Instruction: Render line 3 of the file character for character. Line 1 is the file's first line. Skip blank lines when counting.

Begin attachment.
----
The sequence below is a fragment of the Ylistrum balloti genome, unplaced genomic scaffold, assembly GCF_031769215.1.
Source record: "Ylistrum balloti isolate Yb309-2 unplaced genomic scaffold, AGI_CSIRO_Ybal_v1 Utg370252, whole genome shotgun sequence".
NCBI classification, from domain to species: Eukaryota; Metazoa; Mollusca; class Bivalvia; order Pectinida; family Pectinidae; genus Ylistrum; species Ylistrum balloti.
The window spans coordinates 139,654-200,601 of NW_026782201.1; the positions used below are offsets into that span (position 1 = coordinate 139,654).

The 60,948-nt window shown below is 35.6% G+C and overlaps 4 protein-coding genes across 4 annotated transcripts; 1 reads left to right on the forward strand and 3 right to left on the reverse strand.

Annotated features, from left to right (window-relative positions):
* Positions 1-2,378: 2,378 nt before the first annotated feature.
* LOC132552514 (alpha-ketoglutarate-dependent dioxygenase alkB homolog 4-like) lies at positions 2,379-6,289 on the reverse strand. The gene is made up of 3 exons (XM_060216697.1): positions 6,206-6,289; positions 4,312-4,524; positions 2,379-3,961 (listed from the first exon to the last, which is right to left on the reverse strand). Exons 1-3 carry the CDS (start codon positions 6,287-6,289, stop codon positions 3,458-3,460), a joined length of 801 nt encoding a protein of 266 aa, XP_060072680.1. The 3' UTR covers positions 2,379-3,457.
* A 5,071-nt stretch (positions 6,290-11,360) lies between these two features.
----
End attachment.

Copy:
NCBI classification, from domain to species: Eukaryota; Metazoa; Mollusca; class Bivalvia; order Pectinida; family Pectinidae; genus Ylistrum; species Ylistrum balloti.